A little more than an hour after polling stations closed in Bosnia’s Oct. 2 elections, at American instigation (and with only British support among leading Western powers), international High Representative Christian Schmidt imposed changes to both the country’s election law and the Constitution of one of its two entities, the Federation. The stated intent was to improve government functionality and to respect a Bosnian Constitutional Court ruling, and the specific mechanisms of the orders were different from his earlier proposal that had elicited public – and international – outcry when it was first leaked in late July.
But the essence of the move – and its apparent motivation – remain the same: to appease a single ethnonationalist party – the BiH branch of the Croatian Democratic Union (HDZ), the hardline wartime political party that again has controlled neighboring Croatia in recent years and has agitated for this change for years as a singular foreign policy goal.
Schmidt’s action not only represents a retreat from American policy to promote greater integration in Bosnia and Herzegovina (BiH). It also demonstrates a continuity in U.S. policy toward the Balkans from the avowedly amoral and transactional approach of the Trump administration. Bosnia’s vibrant and progressive civil society leaders, who have pressed for a BiH constitutional system fully inclusive of people who don’t identify with one of the three ethnonationalist groups, view Schmidt’s order, correctly, as a betrayal of U.S. support for ensuring individual rights (including as ordered in numerous European Court of Human Rights rulings). Instead, it cements the oligarchic status quo enshrined in the Dayton Peace Agreement that ended the war of the 1990s but has gripped BiH in dysfunction for most of the time since then.
Schmidt’s order and the way it was developed and rolled out also shows that, far from the theme of transatlantic unity of purpose that U.S. President Joe Biden had touted with his “America is back” message to allies, the real message to Europe in Bosnia is “America calls the shots,” much as was the case with the shameful and chaotic withdrawal from Afghanistan. Germany, in particular, was railroaded on this matter. The EU collectively gritted its teeth and – diplomatically though pointedly – distanced itself from the High Rep’s imposition. The U.S. thereby instrumentalized the need to project democratic unity in the wake of Ukraine in order to jam its allies for a deliverable “win.” Meet America-first, Biden style. This is quite different from the still-evident need for American leadership in the West – catalyzing a new policy – and pursuing it together with allies.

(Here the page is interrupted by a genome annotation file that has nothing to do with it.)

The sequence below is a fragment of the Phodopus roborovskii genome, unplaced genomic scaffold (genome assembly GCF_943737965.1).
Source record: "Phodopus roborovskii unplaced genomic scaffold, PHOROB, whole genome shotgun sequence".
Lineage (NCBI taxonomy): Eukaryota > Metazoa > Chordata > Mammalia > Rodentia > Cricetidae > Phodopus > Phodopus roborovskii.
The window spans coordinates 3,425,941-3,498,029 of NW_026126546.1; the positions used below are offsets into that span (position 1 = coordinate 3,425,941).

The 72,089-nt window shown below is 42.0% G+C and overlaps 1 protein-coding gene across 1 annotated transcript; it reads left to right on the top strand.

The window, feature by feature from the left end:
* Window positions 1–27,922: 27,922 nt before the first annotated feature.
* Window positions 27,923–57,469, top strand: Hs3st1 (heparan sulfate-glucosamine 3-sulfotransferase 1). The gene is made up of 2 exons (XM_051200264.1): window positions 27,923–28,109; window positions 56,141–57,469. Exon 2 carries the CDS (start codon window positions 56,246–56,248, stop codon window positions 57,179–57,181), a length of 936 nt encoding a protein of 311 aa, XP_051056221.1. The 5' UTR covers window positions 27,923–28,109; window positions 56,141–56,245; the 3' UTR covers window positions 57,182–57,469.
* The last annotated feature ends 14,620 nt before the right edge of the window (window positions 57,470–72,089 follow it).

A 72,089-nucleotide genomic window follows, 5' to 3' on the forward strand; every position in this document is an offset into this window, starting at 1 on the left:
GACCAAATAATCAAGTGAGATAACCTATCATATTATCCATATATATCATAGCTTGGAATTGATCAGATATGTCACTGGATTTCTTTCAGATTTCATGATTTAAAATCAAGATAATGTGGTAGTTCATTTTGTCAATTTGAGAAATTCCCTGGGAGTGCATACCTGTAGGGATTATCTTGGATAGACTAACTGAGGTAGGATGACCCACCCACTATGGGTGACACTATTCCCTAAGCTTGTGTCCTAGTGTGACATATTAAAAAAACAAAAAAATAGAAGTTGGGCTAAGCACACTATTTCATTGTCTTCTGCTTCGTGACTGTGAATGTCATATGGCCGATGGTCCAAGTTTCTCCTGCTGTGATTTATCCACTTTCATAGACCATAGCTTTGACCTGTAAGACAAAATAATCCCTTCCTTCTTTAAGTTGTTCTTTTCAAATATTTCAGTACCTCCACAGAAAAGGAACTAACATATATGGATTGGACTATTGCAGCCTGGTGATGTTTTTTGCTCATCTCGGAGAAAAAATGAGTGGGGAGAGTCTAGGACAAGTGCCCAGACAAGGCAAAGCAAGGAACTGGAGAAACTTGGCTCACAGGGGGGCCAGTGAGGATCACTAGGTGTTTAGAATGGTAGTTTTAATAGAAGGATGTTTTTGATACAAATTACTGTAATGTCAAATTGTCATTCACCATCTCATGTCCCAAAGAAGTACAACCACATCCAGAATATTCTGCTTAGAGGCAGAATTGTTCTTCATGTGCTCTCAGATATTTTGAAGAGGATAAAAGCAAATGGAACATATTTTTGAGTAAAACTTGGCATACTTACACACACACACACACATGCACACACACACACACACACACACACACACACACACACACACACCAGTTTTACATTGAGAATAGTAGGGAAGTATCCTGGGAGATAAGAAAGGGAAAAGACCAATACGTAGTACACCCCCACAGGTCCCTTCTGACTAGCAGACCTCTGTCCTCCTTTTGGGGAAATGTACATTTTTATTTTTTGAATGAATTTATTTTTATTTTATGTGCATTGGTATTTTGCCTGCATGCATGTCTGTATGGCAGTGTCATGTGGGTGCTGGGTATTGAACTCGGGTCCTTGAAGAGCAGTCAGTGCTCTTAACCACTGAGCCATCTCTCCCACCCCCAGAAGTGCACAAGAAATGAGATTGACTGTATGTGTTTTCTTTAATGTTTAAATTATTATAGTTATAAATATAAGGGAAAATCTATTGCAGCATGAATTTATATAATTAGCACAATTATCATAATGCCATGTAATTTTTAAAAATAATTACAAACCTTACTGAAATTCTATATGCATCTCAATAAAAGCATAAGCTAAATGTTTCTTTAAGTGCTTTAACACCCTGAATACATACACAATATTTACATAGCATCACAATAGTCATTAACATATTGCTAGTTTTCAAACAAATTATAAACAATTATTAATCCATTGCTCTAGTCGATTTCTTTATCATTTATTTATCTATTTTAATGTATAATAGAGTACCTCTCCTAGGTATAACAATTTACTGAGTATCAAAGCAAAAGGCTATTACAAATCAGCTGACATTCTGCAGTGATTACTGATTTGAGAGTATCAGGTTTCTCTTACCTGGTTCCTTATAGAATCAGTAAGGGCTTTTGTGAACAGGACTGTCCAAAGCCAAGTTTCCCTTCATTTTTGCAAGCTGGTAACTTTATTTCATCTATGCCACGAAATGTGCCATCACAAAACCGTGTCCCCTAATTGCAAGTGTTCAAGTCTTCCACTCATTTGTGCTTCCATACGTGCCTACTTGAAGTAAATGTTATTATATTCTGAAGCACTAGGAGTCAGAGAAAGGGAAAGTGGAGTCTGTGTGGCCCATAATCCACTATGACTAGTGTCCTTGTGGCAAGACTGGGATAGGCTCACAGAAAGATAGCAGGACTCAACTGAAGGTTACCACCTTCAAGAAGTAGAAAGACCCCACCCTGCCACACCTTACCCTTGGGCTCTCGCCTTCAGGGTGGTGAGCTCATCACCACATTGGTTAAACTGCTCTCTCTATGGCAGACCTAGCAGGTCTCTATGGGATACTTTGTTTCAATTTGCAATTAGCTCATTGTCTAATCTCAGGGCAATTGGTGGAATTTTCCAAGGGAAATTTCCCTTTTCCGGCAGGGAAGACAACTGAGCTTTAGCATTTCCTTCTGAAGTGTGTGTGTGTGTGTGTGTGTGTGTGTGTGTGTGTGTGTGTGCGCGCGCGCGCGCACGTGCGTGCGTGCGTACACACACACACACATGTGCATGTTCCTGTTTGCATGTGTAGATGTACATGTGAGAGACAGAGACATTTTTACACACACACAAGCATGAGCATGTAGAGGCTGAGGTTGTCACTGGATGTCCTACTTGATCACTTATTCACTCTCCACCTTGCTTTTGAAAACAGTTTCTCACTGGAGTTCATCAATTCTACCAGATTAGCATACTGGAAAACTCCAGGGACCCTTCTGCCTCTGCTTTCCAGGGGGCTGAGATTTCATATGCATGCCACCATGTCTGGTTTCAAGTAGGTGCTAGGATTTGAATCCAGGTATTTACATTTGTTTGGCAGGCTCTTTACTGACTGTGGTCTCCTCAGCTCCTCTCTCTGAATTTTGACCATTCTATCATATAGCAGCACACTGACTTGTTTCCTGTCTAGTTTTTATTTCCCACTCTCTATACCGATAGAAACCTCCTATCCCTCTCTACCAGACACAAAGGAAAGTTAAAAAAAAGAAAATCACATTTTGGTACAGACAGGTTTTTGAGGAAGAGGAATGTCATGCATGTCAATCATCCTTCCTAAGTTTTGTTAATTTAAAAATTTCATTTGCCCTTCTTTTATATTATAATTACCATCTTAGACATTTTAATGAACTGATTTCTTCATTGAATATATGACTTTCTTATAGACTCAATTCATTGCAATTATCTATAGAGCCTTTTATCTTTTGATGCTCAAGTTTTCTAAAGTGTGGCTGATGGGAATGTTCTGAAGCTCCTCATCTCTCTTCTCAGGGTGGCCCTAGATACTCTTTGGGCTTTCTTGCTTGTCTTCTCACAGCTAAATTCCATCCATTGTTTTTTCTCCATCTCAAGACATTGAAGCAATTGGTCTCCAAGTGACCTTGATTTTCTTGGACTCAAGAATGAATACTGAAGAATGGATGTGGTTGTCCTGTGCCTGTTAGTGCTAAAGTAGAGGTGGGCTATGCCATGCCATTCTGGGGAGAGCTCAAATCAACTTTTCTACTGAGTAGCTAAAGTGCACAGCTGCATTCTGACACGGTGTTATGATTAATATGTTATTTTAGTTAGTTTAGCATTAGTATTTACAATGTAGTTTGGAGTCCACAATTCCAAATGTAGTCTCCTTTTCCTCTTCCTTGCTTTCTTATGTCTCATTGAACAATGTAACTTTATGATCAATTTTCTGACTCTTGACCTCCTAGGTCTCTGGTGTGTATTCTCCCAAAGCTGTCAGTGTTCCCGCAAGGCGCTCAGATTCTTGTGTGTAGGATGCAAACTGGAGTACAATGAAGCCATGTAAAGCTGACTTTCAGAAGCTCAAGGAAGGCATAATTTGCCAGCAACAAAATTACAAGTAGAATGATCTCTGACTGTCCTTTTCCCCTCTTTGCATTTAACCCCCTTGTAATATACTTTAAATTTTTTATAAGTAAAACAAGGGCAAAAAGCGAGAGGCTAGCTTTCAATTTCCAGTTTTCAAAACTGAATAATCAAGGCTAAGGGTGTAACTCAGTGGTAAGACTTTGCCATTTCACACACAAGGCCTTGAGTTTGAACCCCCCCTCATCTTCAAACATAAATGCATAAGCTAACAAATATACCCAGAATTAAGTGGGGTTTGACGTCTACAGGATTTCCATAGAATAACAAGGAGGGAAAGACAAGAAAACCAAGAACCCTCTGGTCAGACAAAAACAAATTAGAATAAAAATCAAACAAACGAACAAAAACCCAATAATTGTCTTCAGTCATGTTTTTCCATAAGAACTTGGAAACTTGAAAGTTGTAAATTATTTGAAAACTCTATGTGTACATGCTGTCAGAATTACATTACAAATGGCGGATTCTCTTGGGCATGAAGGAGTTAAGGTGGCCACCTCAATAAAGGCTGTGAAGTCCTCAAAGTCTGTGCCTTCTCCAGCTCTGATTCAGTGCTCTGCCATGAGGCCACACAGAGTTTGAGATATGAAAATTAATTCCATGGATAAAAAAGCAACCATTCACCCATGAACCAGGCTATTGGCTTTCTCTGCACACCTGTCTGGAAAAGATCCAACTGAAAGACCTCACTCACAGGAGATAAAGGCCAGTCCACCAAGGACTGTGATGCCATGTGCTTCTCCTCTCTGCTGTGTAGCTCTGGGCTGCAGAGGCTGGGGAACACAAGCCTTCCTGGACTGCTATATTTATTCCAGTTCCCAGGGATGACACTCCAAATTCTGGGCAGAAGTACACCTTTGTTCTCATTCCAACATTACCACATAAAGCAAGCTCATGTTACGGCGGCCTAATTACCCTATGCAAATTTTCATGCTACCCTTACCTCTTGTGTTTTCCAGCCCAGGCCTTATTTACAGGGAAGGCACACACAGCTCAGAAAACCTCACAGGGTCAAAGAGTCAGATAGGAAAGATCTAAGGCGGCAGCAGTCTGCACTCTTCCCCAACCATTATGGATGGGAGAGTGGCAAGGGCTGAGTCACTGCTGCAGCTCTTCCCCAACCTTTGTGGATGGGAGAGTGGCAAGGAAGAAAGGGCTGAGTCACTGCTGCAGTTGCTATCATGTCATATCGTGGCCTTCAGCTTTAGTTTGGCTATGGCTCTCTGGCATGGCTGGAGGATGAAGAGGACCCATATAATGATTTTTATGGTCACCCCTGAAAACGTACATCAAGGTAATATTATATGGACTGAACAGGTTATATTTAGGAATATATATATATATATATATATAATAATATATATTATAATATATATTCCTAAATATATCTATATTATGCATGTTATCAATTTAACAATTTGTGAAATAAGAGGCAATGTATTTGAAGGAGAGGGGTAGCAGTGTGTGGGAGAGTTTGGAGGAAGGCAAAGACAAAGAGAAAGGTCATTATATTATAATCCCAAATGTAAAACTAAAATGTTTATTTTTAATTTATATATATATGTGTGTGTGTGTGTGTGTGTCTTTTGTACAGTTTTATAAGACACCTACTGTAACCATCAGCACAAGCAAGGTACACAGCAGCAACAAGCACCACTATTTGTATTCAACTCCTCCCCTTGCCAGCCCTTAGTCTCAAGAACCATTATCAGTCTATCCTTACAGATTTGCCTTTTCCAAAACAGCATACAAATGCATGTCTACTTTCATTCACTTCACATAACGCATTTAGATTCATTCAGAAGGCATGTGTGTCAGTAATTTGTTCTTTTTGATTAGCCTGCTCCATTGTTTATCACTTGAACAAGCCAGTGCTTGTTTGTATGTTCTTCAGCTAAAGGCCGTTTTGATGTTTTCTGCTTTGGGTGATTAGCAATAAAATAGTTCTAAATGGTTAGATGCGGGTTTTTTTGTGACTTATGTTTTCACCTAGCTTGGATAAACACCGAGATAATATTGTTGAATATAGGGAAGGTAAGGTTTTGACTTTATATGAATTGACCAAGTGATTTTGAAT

Election Eve Timing
The timing is insidious. The original plan in July would have violated European and international conventions on political rights; but changing the rules of the game immediately after the close of voting not only doubles down on that proposal but also makes a mockery of BiH citizens’ rights to vote and stand for office.
Schmidt’s insistence that the package “only relates to the post-election establishment of indirectly elected bodies” is misleading, apparently to mollify public opinion, as those bodies are the center of the Dayton system’s ethnic power-sharing decision-making. His package actually strengthens those mechanisms, embodied in the Federation’s upper parliamentary chamber, the House of Peoples, that represents the three “constituent peoples” – collectivities of the three main ethnic groups in Bosnia – plus to a smaller degree all those BiH citizens who don’t identify as such. Despite some limited cosmetic changes to the original proposal, the substance and rationale of the intervention in BiH’s political and electoral system remain unchanged.
The stated reasoning was to thwart efforts by HDZ BiH and its party president and former member of the tripartite Bosnian Presidency, Dragan Čović, to block the implementation of election results in the majority Bosniak and Croat Federation, one of two entities with the majority-Serb Republika Srpska that were established in the Dayton Accords. Čović had threatened steps that would have created an institutional-constitutional crisis by blocking post-election implementation of their results if the party’s demands to ensure its domination through the electoral system remain unmet.
Schmidt’s imposition eliminates the mechanisms by which the HDZ BiH could generate such blockage. But in return for removing this HDZ BiH structural leverage, the High Representative maintains two elements of the July proposal aimed at placating HDZ BiH by partially conceding to its ethnonationalist demands and strengthening its weight in the upper chambers vis-à-vis political challengers.
Reinforcing HDZ’s Grip
One of those elements relates to a 2016 ruling by the Constitutional Court of BiH in a case brought by Božo Ljubić, leader of the HDZ 1990 splinter party, who argued that a 2002 High Representative imposition (to enforce a 2000 Constitutional Court ruling) unfairly reduced Croat representation. The controversial 3 percent proposal initially tabled by Schmidt this summer is replaced now by raising the number of delegates of the caucuses representing the dominant ethnic groups in Bosnia – Bosniak (Muslim), Croat, and Serb — in the Federation House of Peoples from 17 to 23. This change achieves the same desired result: increasing of the share of delegates in the Croat caucus who are elected from cantons in the HDZ BiH stronghold of Western Herzegovina.
Previously, the Office of the High Representative (OHR) had held the position that the Ljubić ruling had already been implemented with a Central Election Commission decision in 2018 – a position that was subsequently confirmed by the Constitutional Court. This limited the damage the 2016 ruling had done to the Federation constitutional order by the political hijacking of the Court that had enabled the Ljubić ruling.
With this new provision, the OHR makes a pro-HDZ U-turn from its previously articulated position. Even more perfidiously, the high representative is trying to sell this provision as a strengthening of minority rights by arguing that the rights of “other” nationalities/ethnicities in BiH are expanded because their caucus in the Federation House of Peoples will be enlarged from 7 delegates to 11.